This case was last updated from Los Angeles County Superior Courts on 01/02/2020 at 17:56:37 (UTC).

LIU AIFANG ET AL VS FRANK ZENG ET AL

Case Summary

On 04/15/2016 LIU AIFANG filed an Other lawsuit against FRANK ZENG. This case was filed in Los Angeles County Superior Courts, Stanley Mosk Courthouse located in Los Angeles, California. The Judges overseeing this case are ERNEST HIROSHIGE, RUTH ANN KWAN, ANTHONY MOHR and JAMES C. CHALFANT. The case status is Pending - Other Pending.

Case Details Parties Documents Dockets

 

Case Details

  • Case Number:

    ****7312

  • Filing Date:

    04/15/2016

  • Case Status:

    Pending - Other Pending

  • Case Type:

    Other

  • Court:

    Los Angeles County Superior Courts

  • Courthouse:

    Stanley Mosk Courthouse

  • County, State:

    Los Angeles, California

Judge Details

Presiding Judges

ERNEST HIROSHIGE

RUTH ANN KWAN

ANTHONY MOHR

JAMES C. CHALFANT

 

Party Details

Plaintiffs and Petitioners

BIXIA JIN

JINGBO ZHU

AIFANG LIU

YAN SU

YANTING TAN

TSUI-HUA LU

BIN XING

XIAOYE GOU

HAO XIAN

HONGMEI WANG

QING TAO

JING XU

XIAOYAN CHEN

JINLIANG GAO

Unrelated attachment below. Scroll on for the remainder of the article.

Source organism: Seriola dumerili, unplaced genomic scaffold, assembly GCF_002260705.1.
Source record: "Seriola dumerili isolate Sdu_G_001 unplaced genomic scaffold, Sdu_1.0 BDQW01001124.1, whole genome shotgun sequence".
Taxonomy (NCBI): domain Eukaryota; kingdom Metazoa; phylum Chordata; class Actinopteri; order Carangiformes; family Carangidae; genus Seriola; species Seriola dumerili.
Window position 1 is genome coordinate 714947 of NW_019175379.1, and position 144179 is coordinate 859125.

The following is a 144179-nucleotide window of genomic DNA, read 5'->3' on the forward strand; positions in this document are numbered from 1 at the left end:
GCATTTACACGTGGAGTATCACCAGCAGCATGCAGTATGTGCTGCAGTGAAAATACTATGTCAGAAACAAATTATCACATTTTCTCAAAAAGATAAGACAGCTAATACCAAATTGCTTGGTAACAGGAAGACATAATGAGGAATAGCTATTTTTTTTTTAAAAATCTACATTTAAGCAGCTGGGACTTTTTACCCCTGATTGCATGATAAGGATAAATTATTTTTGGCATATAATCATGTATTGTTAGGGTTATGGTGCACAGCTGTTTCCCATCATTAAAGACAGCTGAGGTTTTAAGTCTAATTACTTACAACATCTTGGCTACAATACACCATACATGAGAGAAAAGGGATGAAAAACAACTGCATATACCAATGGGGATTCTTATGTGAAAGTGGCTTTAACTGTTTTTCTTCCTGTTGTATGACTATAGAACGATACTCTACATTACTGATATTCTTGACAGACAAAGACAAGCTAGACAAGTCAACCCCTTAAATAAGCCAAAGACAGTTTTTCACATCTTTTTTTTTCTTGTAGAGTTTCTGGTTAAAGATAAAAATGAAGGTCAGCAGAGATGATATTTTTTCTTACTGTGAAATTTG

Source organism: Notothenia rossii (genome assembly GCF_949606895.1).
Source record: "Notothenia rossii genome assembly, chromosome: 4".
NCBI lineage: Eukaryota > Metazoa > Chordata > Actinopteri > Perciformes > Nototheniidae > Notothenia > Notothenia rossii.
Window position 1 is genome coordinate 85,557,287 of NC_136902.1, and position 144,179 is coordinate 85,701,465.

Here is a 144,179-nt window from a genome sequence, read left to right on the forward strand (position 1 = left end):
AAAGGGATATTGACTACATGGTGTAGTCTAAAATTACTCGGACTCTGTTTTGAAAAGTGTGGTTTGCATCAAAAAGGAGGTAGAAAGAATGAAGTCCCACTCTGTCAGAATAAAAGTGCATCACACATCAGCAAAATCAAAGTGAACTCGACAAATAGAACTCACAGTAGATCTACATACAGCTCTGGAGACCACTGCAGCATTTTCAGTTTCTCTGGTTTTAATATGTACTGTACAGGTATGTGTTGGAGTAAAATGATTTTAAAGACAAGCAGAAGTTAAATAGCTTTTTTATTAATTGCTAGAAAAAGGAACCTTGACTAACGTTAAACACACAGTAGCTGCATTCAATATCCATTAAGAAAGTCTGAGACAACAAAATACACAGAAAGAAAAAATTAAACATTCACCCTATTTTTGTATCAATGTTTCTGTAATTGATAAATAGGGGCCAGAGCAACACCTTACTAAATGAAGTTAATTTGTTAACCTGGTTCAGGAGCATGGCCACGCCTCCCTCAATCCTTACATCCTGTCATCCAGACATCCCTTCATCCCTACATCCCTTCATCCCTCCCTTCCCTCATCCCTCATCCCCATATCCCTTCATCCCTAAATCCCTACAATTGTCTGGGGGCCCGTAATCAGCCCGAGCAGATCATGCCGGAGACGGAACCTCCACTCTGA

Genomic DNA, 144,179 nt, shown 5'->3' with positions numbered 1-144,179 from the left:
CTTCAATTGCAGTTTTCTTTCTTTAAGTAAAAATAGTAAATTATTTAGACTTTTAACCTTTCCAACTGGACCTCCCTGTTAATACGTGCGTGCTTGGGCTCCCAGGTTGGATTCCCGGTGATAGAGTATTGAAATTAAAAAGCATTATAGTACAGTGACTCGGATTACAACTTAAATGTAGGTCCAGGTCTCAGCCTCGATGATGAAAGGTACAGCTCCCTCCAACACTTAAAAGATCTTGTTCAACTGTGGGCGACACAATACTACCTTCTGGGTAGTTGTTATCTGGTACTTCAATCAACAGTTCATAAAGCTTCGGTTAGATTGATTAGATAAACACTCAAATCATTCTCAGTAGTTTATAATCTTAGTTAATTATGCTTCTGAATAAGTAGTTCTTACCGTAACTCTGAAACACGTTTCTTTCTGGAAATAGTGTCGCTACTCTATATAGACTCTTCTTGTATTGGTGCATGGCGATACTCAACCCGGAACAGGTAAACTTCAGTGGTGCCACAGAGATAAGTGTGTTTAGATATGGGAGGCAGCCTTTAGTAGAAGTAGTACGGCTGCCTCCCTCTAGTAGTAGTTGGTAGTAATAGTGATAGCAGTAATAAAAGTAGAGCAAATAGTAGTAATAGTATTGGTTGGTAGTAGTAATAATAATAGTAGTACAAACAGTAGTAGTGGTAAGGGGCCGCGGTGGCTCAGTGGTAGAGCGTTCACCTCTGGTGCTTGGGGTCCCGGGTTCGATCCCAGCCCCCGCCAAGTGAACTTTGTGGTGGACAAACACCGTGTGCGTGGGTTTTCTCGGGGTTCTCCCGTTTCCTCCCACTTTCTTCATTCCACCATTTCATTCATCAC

Defendants and Respondents

FEI PANG

DOES 1-25

ZENG HILDA

REO PROPERTY GROUP LLC

ZENG FRANK

CHAN ANTHONY

Attorney/Law Firm Details

Plaintiff and Petitioner Attorneys

ATKINSON ANDELSON LOYA RUUD & ROMO

HO EDWARD COSMO

Defendant and Respondent Attorneys

LAW PHILIP C. ESQ.

BECKER TODD B. ESQ.

PRATA ROBERT J

 

Court Documents

Declaration - DECLARATION OF PHILIP C. LAW AND OF FRANK ZENG

6/12/2019: Declaration - DECLARATION OF PHILIP C. LAW AND OF FRANK ZENG

Summons - SUMMONS ON COMPLAINT (3RD)

8/7/2019: Summons - SUMMONS ON COMPLAINT (3RD)

Declaration - DECLARATION OF PHILIP LAW IN OPPOSITION TO PLAINTIFFS' MOTION FOR SUMMARY ADJUDICATION

10/2/2019: Declaration - DECLARATION OF PHILIP LAW IN OPPOSITION TO PLAINTIFFS' MOTION FOR SUMMARY ADJUDICATION

Proof of Personal Service

10/4/2019: Proof of Personal Service

Notice of Application and Hearing for Writ of Attachment (CCP 484.040)

10/22/2019: Notice of Application and Hearing for Writ of Attachment (CCP 484.040)

Notice - NOTICE OF ERRATA

10/24/2019: Notice - NOTICE OF ERRATA

Notice of Continuance - Notice of Continuance of Motion for Summary Judgement, or in the alternative, Summary Adjudication

11/14/2018: Notice of Continuance - Notice of Continuance of Motion for Summary Judgement, or in the alternative, Summary Adjudication